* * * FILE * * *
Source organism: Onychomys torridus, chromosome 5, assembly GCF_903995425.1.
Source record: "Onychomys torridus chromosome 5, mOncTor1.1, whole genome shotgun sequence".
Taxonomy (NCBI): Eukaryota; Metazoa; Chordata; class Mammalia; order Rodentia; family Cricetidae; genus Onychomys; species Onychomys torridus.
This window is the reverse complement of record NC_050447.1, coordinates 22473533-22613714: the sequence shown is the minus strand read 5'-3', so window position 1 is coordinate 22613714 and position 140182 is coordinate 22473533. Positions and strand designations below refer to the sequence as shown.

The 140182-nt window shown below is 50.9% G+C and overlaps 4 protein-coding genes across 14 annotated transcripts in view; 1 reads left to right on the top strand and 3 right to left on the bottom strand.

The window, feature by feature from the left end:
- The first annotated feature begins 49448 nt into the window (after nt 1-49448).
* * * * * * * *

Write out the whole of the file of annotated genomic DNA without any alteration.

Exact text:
Source organism: Onychomys torridus, chromosome 5, assembly GCF_903995425.1.
Source record: "Onychomys torridus chromosome 5, mOncTor1.1, whole genome shotgun sequence".
Taxonomy (NCBI): Eukaryota; Metazoa; Chordata; class Mammalia; order Rodentia; family Cricetidae; genus Onychomys; species Onychomys torridus.
This window is the reverse complement of record NC_050447.1, coordinates 22473533-22613714: the sequence shown is the minus strand read 5'-3', so window position 1 is coordinate 22613714 and position 140182 is coordinate 22473533. Positions and strand designations below refer to the sequence as shown.

The 140182-nt window shown below is 50.9% G+C and overlaps 4 protein-coding genes across 14 annotated transcripts in view; 1 reads left to right on the top strand and 3 right to left on the bottom strand.

The window, feature by feature from the left end:
- The first annotated feature begins 49448 nt into the window (after nt 1-49448).